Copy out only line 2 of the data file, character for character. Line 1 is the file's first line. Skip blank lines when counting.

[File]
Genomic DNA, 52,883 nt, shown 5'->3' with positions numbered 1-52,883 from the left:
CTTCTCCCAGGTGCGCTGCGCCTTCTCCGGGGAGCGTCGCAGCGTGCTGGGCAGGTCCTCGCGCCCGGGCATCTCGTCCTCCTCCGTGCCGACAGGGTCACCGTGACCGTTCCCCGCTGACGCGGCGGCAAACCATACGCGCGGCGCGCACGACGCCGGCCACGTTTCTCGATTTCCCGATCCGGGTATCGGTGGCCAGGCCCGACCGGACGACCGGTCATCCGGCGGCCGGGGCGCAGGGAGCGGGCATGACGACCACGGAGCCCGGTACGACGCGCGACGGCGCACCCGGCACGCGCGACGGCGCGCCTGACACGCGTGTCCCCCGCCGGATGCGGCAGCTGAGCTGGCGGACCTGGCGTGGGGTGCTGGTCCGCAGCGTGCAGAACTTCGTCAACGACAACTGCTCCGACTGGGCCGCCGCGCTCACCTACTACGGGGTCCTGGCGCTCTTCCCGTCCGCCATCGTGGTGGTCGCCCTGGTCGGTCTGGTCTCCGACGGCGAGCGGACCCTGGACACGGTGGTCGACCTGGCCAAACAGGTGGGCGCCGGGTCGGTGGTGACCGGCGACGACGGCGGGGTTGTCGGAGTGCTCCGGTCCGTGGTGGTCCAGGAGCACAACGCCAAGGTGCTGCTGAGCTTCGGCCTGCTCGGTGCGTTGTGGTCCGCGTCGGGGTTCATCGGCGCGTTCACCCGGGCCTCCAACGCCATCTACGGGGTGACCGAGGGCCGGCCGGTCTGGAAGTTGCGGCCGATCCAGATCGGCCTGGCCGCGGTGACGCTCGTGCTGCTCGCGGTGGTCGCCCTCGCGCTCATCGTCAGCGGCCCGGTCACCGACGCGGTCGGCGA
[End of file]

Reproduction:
CTTCTCCCAGGTGCGCTGCGCCTTCTCCGGGGAGCGTCGCAGCGTGCTGGGCAGGTCCTCGCGCCCGGGCATCTCGTCCTCCTCCGTGCCGACAGGGTCACCGTGACCGTTCCCCGCTGACGCGGCGGCAAACCATACGCGCGGCGCGCACGACGCCGGCCACGTTTCTCGATTTCCCGATCCGGGTATCGGTGGCCAGGCCCGACCGGACGACCGGTCATCCGGCGGCCGGGGCGCAGGGAGCGGGCATGACGACCACGGAGCCCGGTACGACGCGCGACGGCGCACCCGGCACGCGCGACGGCGCGCCTGACACGCGTGTCCCCCGCCGGATGCGGCAGCTGAGCTGGCGGACCTGGCGTGGGGTGCTGGTCCGCAGCGTGCAGAACTTCGTCAACGACAACTGCTCCGACTGGGCCGCCGCGCTCACCTACTACGGGGTCCTGGCGCTCTTCCCGTCCGCCATCGTGGTGGTCGCCCTGGTCGGTCTGGTCTCCGACGGCGAGCGGACCCTGGACACGGTGGTCGACCTGGCCAAACAGGTGGGCGCCGGGTCGGTGGTGACCGGCGACGACGGCGGGGTTGTCGGAGTGCTCCGGTCCGTGGTGGTCCAGGAGCACAACGCCAAGGTGCTGCTGAGCTTCGGCCTGCTCGGTGCGTTGTGGTCCGCGTCGGGGTTCATCGGCGCGTTCACCCGGGCCTCCAACGCCATCTACGGGGTGACCGAGGGCCGGCCGGTCTGGAAGTTGCGGCCGATCCAGATCGGCCTGGCCGCGGTGACGCTCGTGCTGCTCGCGGTGGTCGCCCTCGCGCTCATCGTCAGCGGCCCGGTCACCGACGCGGTCGGCGA